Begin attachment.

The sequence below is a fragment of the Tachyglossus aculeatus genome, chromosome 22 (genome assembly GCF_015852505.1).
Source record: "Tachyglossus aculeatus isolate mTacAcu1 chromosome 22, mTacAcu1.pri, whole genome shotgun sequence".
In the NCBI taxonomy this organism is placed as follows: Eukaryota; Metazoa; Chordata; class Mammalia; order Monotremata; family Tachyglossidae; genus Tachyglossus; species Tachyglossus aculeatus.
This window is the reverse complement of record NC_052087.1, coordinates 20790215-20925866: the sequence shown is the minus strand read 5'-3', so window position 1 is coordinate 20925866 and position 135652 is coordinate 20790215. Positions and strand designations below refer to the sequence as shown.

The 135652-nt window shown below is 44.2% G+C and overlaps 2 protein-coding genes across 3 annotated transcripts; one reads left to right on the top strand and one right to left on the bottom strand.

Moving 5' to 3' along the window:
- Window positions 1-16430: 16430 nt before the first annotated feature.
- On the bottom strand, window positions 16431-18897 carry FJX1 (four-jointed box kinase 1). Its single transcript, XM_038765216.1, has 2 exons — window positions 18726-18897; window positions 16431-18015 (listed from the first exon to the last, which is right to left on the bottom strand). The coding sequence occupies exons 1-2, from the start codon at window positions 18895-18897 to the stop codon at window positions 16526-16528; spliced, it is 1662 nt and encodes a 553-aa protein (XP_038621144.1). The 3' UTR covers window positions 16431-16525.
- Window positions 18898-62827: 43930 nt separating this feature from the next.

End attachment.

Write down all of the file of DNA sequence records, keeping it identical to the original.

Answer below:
The sequence below is a fragment of the Tachyglossus aculeatus genome, chromosome 22 (genome assembly GCF_015852505.1).
Source record: "Tachyglossus aculeatus isolate mTacAcu1 chromosome 22, mTacAcu1.pri, whole genome shotgun sequence".
In the NCBI taxonomy this organism is placed as follows: Eukaryota; Metazoa; Chordata; class Mammalia; order Monotremata; family Tachyglossidae; genus Tachyglossus; species Tachyglossus aculeatus.
This window is the reverse complement of record NC_052087.1, coordinates 20790215-20925866: the sequence shown is the minus strand read 5'-3', so window position 1 is coordinate 20925866 and position 135652 is coordinate 20790215. Positions and strand designations below refer to the sequence as shown.

The 135652-nt window shown below is 44.2% G+C and overlaps 2 protein-coding genes across 3 annotated transcripts; one reads left to right on the top strand and one right to left on the bottom strand.

Moving 5' to 3' along the window:
- Window positions 1-16430: 16430 nt before the first annotated feature.
- On the bottom strand, window positions 16431-18897 carry FJX1 (four-jointed box kinase 1). Its single transcript, XM_038765216.1, has 2 exons — window positions 18726-18897; window positions 16431-18015 (listed from the first exon to the last, which is right to left on the bottom strand). The coding sequence occupies exons 1-2, from the start codon at window positions 18895-18897 to the stop codon at window positions 16526-16528; spliced, it is 1662 nt and encodes a 553-aa protein (XP_038621144.1). The 3' UTR covers window positions 16431-16525.
- Window positions 18898-62827: 43930 nt separating this feature from the next.